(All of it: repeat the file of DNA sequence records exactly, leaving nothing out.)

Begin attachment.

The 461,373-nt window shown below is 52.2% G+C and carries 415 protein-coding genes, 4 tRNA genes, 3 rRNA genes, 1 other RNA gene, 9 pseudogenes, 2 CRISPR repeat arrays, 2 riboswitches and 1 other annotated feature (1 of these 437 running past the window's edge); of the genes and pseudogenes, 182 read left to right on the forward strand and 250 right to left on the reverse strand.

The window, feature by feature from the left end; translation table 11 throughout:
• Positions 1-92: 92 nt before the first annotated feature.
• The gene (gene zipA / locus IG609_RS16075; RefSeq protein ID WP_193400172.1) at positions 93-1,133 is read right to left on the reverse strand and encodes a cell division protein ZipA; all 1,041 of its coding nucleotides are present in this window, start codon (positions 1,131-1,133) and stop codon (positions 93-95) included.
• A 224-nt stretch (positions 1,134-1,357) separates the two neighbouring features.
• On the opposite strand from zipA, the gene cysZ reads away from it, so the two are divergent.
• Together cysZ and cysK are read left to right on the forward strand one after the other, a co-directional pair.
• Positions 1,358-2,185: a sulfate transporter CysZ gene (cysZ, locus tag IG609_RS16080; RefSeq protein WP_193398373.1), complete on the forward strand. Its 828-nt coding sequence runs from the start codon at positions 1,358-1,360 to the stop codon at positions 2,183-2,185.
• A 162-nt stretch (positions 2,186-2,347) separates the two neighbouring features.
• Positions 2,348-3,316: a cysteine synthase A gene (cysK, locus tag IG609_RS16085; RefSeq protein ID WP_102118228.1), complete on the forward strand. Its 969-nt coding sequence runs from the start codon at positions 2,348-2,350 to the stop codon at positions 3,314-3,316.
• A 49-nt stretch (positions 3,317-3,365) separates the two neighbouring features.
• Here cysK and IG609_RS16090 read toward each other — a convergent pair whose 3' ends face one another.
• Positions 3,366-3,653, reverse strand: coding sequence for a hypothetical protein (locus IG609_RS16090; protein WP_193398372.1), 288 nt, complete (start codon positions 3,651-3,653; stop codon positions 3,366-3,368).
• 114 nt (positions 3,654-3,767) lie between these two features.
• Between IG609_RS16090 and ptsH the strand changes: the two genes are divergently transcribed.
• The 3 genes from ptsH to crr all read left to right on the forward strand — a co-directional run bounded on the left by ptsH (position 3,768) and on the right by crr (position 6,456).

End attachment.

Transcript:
The 461,373-nt window shown below is 52.2% G+C and carries 415 protein-coding genes, 4 tRNA genes, 3 rRNA genes, 1 other RNA gene, 9 pseudogenes, 2 CRISPR repeat arrays, 2 riboswitches and 1 other annotated feature (1 of these 437 running past the window's edge); of the genes and pseudogenes, 182 read left to right on the forward strand and 250 right to left on the reverse strand.

The window, feature by feature from the left end; translation table 11 throughout:
• Positions 1-92: 92 nt before the first annotated feature.
• The gene (gene zipA / locus IG609_RS16075; RefSeq protein ID WP_193400172.1) at positions 93-1,133 is read right to left on the reverse strand and encodes a cell division protein ZipA; all 1,041 of its coding nucleotides are present in this window, start codon (positions 1,131-1,133) and stop codon (positions 93-95) included.
• A 224-nt stretch (positions 1,134-1,357) separates the two neighbouring features.
• On the opposite strand from zipA, the gene cysZ reads away from it, so the two are divergent.
• Together cysZ and cysK are read left to right on the forward strand one after the other, a co-directional pair.
• Positions 1,358-2,185: a sulfate transporter CysZ gene (cysZ, locus tag IG609_RS16080; RefSeq protein WP_193398373.1), complete on the forward strand. Its 828-nt coding sequence runs from the start codon at positions 1,358-1,360 to the stop codon at positions 2,183-2,185.
• A 162-nt stretch (positions 2,186-2,347) separates the two neighbouring features.
• Positions 2,348-3,316: a cysteine synthase A gene (cysK, locus tag IG609_RS16085; RefSeq protein ID WP_102118228.1), complete on the forward strand. Its 969-nt coding sequence runs from the start codon at positions 2,348-2,350 to the stop codon at positions 3,314-3,316.
• A 49-nt stretch (positions 3,317-3,365) separates the two neighbouring features.
• Here cysK and IG609_RS16090 read toward each other — a convergent pair whose 3' ends face one another.
• Positions 3,366-3,653, reverse strand: coding sequence for a hypothetical protein (locus IG609_RS16090; protein WP_193398372.1), 288 nt, complete (start codon positions 3,651-3,653; stop codon positions 3,366-3,368).
• 114 nt (positions 3,654-3,767) lie between these two features.
• Between IG609_RS16090 and ptsH the strand changes: the two genes are divergently transcribed.
• The 3 genes from ptsH to crr all read left to right on the forward strand — a co-directional run bounded on the left by ptsH (position 3,768) and on the right by crr (position 6,456).